I hesitated to post on the anniversary of the horrific Japanese tsunami. I don’t have anything reasonably intelligent to say about the recovery efforts. And I think Phil summarized related issues quite succinctly in a comment to his post yesterday:
At least 18,000 died, 267,000 remain displaced. Progress in recovery has been made. Enough?
While I hope some portion of grief is reserved for those who suffered and still suffer, my greater concern probably relates to survivors much farther afield.
Tohoku is not Tokyo. Some day the tsunami will roll up Tokyo Bay. Some day the earthquake will shake L.A. Yet we have not, I think, given enough thought to what we might have learned — still might learn — from 3/11.
The only thing I would like to add is my general disappointment with the focus on Fukushima (in the American press almost always referring to the nuclear plant aspect of the disaster and not the larger prefecture). The New York Times fell prey to this inclination in their editorial “Fukushima’s Continuing Tragedy:”
Tuesday was the third anniversary of the triple disaster that struck the eastern Japanese prefectures of Iwate, Miyagi and Fukushima: the earthquake, tsunami and the nuclear power plant meltdowns in Fukushima. The catastrophe killed 15,884, with 2,636 still missing. The government’s reconstruction efforts have been insufficient and painfully slow.
There are still 270,000 refugees, of whom 100,000 live in makeshift housing. Since the disaster, more than 3,000 refugees have died from medical problems and suicide. In Fukushima prefecture, more people have died of disaster-related causes after the disaster (more than 1,650) than were killed in the disaster (1,607).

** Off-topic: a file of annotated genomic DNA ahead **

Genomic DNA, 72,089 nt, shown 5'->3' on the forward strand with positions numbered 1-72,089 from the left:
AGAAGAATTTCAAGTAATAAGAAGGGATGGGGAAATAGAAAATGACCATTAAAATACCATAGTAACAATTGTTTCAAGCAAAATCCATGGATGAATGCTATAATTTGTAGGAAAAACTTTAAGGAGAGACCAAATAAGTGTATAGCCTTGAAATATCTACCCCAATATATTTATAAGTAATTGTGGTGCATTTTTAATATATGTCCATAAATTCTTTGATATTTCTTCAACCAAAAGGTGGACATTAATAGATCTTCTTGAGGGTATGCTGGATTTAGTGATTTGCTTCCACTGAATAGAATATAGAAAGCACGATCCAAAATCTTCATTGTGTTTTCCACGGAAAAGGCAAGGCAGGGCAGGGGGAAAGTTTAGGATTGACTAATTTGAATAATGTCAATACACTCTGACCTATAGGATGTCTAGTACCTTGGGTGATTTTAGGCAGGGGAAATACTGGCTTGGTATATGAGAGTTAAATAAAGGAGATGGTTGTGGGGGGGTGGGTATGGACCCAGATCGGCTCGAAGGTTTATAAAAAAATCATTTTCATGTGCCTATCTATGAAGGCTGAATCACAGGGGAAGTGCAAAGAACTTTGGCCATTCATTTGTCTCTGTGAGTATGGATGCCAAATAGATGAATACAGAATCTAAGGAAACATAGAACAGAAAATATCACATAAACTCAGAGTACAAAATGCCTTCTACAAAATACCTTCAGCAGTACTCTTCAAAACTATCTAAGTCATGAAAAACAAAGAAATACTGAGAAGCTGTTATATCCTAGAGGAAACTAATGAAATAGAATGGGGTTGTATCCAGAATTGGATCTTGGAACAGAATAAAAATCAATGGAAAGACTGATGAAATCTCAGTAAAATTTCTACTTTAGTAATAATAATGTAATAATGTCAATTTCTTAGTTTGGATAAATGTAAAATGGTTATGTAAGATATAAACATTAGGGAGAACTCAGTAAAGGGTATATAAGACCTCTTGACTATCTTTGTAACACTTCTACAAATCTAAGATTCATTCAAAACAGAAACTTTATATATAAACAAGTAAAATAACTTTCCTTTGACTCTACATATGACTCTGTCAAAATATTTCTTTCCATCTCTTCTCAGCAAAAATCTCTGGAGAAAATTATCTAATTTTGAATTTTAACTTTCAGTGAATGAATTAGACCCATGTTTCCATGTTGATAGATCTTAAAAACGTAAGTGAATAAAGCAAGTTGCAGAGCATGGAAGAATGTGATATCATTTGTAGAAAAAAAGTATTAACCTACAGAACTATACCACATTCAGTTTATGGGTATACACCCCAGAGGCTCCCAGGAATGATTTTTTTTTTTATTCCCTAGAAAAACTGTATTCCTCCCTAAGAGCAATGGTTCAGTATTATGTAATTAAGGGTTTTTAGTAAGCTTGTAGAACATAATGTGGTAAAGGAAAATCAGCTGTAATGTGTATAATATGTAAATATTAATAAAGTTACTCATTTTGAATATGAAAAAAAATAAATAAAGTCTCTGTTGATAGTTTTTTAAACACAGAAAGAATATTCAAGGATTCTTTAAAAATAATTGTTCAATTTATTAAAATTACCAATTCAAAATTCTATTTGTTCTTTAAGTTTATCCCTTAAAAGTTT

What the editorial doesn’t mention is that none of the the dead in the Fukushima prefecture are a result of the radiation released from the nuclear plant. Obviously, some if not many of the those that have perished in related causes after the disaster could be evacuees from irradiated areas – though at this point none would be due to radiation exposure.
Andrew Sullivan of “The Dish” falls into the same trap, as he quotes another blogger:
Then there’s the psychological impact. A Brigham Young University study released last week found that a year after disaster, more than half of the citizens of Hirono, a heavily affected town near the plant, showed “clinically concerning” symptoms of post-traumatic stress disorder. Two-thirds showed symptoms of depression.
I do not certainly mean to diminish the trauma experienced by those who had to evacuate the area around the damaged nuclear plant.
I only wish to bring attention to all those who died, were hurt, suffered great loss, and can’t return to their homes damaged by the earthquake and/or tsunami.
As a nation we have an unhealthy preoccupation with radiation. While I wish more would have been done in terms of regulating domestic nuclear power plant spent fuel storage and emergency planning guidelines following the Japanese disaster, the preparations for a true mega-disaster on the scale of the Japanese experience are even more lacking.